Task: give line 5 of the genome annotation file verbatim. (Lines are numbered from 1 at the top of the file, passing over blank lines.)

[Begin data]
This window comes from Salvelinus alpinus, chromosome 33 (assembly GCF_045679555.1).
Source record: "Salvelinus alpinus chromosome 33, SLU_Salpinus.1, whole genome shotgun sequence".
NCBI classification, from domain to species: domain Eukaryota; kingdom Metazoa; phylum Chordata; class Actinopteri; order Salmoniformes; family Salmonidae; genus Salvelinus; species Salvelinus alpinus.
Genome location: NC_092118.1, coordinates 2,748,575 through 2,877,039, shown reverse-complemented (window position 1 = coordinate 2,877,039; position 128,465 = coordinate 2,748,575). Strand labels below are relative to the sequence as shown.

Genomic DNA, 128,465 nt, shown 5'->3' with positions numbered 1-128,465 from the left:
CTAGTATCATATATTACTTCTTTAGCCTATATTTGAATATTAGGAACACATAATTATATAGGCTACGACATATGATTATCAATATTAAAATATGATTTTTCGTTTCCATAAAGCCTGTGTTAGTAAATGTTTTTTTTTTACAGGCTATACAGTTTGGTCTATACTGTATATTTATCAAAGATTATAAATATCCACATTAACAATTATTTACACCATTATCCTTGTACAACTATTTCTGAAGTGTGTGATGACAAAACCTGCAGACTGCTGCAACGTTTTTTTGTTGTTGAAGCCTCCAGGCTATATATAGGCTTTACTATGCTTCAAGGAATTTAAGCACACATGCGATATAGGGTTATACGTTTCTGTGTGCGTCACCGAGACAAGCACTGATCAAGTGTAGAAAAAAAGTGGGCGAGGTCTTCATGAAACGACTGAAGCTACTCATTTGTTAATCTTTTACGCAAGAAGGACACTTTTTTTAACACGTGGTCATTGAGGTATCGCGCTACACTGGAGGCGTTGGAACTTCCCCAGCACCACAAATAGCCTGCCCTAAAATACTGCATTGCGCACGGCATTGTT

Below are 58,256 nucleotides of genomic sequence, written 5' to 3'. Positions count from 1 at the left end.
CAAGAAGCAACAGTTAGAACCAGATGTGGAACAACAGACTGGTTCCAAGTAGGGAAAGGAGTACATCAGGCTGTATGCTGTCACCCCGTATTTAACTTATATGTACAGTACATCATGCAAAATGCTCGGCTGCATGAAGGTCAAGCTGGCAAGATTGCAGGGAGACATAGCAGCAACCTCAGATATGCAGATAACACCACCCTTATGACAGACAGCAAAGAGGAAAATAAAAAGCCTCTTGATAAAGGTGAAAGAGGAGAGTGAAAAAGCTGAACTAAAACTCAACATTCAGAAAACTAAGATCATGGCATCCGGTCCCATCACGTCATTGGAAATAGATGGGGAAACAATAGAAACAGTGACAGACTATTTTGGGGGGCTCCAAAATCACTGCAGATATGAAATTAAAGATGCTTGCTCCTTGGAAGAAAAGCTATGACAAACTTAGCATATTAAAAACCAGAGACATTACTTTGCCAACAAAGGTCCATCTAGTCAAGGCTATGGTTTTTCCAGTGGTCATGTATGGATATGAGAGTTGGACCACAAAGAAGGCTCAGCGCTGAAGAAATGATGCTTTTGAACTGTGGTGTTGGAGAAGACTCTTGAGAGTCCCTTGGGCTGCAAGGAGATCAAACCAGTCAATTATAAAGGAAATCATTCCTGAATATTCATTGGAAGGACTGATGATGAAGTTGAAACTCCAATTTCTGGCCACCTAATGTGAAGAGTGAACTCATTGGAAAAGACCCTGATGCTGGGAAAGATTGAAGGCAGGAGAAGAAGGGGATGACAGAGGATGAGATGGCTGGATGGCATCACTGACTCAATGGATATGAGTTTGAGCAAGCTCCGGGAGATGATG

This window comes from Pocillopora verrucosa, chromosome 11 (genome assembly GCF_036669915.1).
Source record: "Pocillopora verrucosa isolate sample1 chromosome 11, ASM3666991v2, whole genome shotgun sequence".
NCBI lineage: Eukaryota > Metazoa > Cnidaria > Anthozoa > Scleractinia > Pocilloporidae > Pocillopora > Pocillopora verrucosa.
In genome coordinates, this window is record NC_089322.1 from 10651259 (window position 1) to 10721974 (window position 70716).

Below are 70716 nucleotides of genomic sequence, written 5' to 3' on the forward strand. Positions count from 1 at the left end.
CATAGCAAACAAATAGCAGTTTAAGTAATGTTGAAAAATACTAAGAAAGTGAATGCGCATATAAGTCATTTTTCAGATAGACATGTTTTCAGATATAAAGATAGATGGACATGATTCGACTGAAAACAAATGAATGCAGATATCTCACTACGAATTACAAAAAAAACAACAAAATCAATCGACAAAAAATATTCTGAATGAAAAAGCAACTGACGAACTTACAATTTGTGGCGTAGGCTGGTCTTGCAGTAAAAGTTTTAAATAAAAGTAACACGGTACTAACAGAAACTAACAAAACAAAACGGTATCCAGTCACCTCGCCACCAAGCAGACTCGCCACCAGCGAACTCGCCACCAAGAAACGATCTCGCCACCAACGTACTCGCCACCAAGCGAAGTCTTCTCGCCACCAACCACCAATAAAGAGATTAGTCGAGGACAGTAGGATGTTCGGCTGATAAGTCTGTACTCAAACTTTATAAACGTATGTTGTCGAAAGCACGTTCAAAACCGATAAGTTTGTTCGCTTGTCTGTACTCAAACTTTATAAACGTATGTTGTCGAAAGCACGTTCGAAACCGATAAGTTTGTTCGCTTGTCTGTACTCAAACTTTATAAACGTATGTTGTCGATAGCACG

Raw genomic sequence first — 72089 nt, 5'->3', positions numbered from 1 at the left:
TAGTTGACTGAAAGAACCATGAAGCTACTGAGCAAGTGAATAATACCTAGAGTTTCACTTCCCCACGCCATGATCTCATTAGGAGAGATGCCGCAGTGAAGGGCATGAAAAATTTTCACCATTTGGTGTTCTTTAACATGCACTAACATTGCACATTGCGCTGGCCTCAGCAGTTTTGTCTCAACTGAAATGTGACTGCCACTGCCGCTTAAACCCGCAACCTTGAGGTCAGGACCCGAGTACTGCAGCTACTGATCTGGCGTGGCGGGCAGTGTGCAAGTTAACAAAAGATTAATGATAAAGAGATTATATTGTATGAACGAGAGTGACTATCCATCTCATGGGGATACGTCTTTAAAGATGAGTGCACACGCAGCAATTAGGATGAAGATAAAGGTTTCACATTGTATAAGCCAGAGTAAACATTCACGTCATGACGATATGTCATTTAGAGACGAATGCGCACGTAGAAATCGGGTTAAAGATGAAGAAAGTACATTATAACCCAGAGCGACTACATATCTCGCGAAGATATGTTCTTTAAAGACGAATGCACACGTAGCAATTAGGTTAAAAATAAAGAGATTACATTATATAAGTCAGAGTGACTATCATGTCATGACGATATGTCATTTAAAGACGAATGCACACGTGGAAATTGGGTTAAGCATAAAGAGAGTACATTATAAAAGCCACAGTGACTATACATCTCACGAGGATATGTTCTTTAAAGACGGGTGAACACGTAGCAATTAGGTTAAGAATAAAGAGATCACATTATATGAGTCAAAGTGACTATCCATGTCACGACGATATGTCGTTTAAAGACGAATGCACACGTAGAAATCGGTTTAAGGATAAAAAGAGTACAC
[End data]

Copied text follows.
Genomic DNA, 128,465 nt, shown 5'->3' with positions numbered 1-128,465 from the left: